4- Invite them back! Invite them to check out your blog/website … or to be your friend on your social networks… If you are like me, art is my life, I basically am thinking about things all the time, and I reflect this in my online life … So do this, unless they are jerks, then just give them an old candy cane and send them on their way.

A very helpful link about studio visits:  

http://www.youtube.com/watch?v=p6OV-ZwG6Z4

Pan Wendt:  Do’s and don’ts of studio visits:

Do: Think of curators as potential editors and collaborators. Curators are interested in artists and their work, and want it to succeed. Most curators are not gatekeepers. Nor are they the imaginary “public.” There is usually no need to be willfully mysterious or gnomic in this context, or to think of the studio visit as a performance.

Do: Flaunt it if you got it. Whatever it may be.

Do: Have some work to look at (and I don’t mean things that could just as well be sent via dropbox). Postpone the meeting if you don’t. Ask yourself, could this be achieved with a phone conversation? If not, it’s worthy of a studio visit.

Do: Give some sense of your working process. The more information the better.

Don’t: Be too prepared or too underprepared. I think this applies to life as much as it does power point presentations or studio visits.

Don’t: Assume that a studio visit means a show, or be too demanding on the spot about what happens next. The art world is a game that’s as deeply implicated in the highly indirect social forms of salons and playful repartee as it is in academic discourse and other courts of intellectual law. One must demonstrate aesthetic sense beyond one’s own work.

Don’t: Expect regular studio visits. This is just a matter of numbers. If a given curator can do (if they’re lucky) 50 studio visits a year, why would you expect that you will get to present your case with regular updates every few months?

Don’t: on the other hand, worry too much about your performance. Just enjoy the chance to go into detail about what you do. If a curator is visiting you it’s because they probably already think you’re a good artist and like your work. Remember that curators are usually failed artists, or wannabe artists! A comforting thought.

The previous question was, and the next question is…

If you have a question you’d like answered please let me know. If it is interesting maybe I’ll use it.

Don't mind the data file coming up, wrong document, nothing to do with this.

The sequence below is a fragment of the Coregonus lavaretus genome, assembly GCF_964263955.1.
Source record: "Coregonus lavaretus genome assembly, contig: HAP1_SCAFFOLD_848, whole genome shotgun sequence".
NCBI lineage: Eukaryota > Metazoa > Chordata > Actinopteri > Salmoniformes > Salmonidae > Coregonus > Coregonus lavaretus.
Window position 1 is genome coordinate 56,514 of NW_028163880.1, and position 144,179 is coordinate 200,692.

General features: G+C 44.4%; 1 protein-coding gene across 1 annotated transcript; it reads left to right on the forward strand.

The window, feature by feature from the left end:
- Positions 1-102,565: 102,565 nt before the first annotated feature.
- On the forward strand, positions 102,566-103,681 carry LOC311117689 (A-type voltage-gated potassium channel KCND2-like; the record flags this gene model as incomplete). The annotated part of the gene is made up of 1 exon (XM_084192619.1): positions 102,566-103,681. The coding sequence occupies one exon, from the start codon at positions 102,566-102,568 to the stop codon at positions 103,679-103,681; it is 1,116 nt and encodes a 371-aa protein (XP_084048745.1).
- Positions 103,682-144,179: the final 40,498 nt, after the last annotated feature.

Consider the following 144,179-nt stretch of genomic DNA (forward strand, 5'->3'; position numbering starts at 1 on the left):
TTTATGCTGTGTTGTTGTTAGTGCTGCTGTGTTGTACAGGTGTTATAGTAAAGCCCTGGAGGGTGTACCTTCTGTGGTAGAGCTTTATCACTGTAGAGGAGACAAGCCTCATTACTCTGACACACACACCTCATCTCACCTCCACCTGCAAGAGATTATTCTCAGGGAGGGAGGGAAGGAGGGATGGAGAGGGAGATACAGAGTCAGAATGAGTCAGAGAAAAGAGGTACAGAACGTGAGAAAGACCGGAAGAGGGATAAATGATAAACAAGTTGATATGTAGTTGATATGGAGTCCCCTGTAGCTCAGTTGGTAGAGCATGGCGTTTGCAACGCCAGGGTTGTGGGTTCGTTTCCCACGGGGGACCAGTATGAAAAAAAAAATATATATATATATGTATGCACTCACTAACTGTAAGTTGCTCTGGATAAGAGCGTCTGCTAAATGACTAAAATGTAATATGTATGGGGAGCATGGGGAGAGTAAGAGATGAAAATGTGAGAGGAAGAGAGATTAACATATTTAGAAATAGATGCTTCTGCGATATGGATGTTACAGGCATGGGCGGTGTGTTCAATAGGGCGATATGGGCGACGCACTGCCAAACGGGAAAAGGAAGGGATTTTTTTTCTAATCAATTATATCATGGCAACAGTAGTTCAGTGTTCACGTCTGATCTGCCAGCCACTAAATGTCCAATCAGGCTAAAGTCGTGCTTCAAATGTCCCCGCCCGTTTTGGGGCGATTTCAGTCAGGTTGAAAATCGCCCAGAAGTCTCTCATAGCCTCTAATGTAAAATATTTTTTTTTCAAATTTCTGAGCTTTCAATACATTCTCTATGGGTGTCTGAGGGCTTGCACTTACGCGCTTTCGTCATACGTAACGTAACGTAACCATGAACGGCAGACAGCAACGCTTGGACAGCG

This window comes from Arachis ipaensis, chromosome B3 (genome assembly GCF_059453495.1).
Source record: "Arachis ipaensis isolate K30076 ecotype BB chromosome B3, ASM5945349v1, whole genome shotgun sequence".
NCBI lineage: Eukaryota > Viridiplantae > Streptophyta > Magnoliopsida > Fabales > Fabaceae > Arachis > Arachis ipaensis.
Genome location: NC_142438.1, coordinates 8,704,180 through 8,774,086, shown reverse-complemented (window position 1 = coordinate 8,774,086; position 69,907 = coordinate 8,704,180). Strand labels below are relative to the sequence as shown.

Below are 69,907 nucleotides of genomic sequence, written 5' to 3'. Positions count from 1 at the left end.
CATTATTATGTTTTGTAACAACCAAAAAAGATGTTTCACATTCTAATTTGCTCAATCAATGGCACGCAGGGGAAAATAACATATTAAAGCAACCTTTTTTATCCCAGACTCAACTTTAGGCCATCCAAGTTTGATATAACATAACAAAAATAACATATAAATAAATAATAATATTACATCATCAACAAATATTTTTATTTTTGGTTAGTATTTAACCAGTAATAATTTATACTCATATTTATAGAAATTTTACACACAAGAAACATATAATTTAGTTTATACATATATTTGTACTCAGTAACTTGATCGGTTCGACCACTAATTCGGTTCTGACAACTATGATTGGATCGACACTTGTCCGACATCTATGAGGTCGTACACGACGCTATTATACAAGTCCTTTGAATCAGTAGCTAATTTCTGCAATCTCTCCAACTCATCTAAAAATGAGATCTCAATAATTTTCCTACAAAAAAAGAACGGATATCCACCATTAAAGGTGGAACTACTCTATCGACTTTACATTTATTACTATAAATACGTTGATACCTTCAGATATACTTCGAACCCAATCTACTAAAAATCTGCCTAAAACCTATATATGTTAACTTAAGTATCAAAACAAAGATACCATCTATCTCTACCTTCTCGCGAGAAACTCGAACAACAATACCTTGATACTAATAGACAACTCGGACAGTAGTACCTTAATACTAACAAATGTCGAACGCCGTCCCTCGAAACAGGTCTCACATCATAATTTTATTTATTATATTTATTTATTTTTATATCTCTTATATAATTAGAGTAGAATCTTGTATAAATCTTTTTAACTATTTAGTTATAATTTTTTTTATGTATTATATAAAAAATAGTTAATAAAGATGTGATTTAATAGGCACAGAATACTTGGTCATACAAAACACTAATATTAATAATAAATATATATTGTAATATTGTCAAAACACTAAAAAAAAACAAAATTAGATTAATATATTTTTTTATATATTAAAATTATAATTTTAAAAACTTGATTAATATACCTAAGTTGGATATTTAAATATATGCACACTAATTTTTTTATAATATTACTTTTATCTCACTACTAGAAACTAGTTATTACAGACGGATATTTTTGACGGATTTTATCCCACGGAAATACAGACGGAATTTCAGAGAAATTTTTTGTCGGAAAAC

Have you met…Cliff Eyland?


An introduction can be a wonderful thing. You can meet interesting people, and make new friends. You can be introduced to your new favorite foods, books, music, or artist.

I’d like to introduce you to some of my favorite artists. Some of whom I’ve been familiar with for years, and other I’ve only recently been introduced to.

The person I’d like to introduce is the artist Cliff Eyland.

Li'l Monoliths, 5x3 inch painting.

Li’l Monoliths, 5×3 inch painting.

b. 1954; Canadian citizen/U.K. right of abode

Cliff Eyland is a painter, writer and a curator. He studied at Holland College, Mount Allison University, and the Nova Scotia College of Art and Design. Since 1981, he has made paintings, drawings, and notes in an index card format — 3″x5″ (7.6×12.7 cm).

Eyland has shown his work in public and secret installations in art galleries and libraries in Canada, the United States and Europe. Exhibition highlights include solo exhibitions at the Art Gallery of Ontario in Toronto, the New School University in New York, the Winnipeg Art Gallery, Struts Gallery and Gallery Connexion (both in New Brunswick), the Muttart (now the Art Gallery of Calgary), the Art Gallery of Southwestern Manitoba, and in Halifax at: the Art Gallery of Nova Scotia, eyelevelgallery, Saint Mary’s University Art Gallery and Dalhousie Art Gallery. Group exhibitions include shows at the National Gallery of Canada, in Florence, Italy, Manchester, England, and Lublin, Poland, among others. In 2003 Eyland was shortlisted for the national RBC/Canadian Art Foundation painting award. Eyland’s ongoing installation at the Raymond Fogelman Library at the New School University in New York City was regularly updated from 1997 until 2005. His permanent installation of over 1000 paintings at Winnipeg’s Millennium Library opened in 2005.

Bookshelves with Art in the Foreground.

Bookshelves with Art in the Foreground.

Eyland has written criticism for Canadian art magazines since 1983. His curatorial work includes 9 years as a curator at the Technical University of Nova Scotia School of Architecture (Daltech) and freelance work for various galleries, Including the Plug In Institute of Contemporary Art in Winnipeg. (From 1995 to 2005, Eyland was vice-president of the board of Plug In.) Eyland was the Director of Gallery One One One at the University of Manitoba in Winnipeg from 1998 to 2010. He is currently an Associate Professor of painting at the University of Manitoba School of Art.

Eyland is represented by Leo Kamen Gallery in Toronto.

Other material relating to Cliff Eyland.

Artist’s Book Of The Moment: Cliff Eyland and Guy maddin Untitled “Wall Books.”

Boardercrossings: Cliff Eyland.

Book Patrol: Cliff Eyland.

If you liked this introduction please check out the Previous and Next.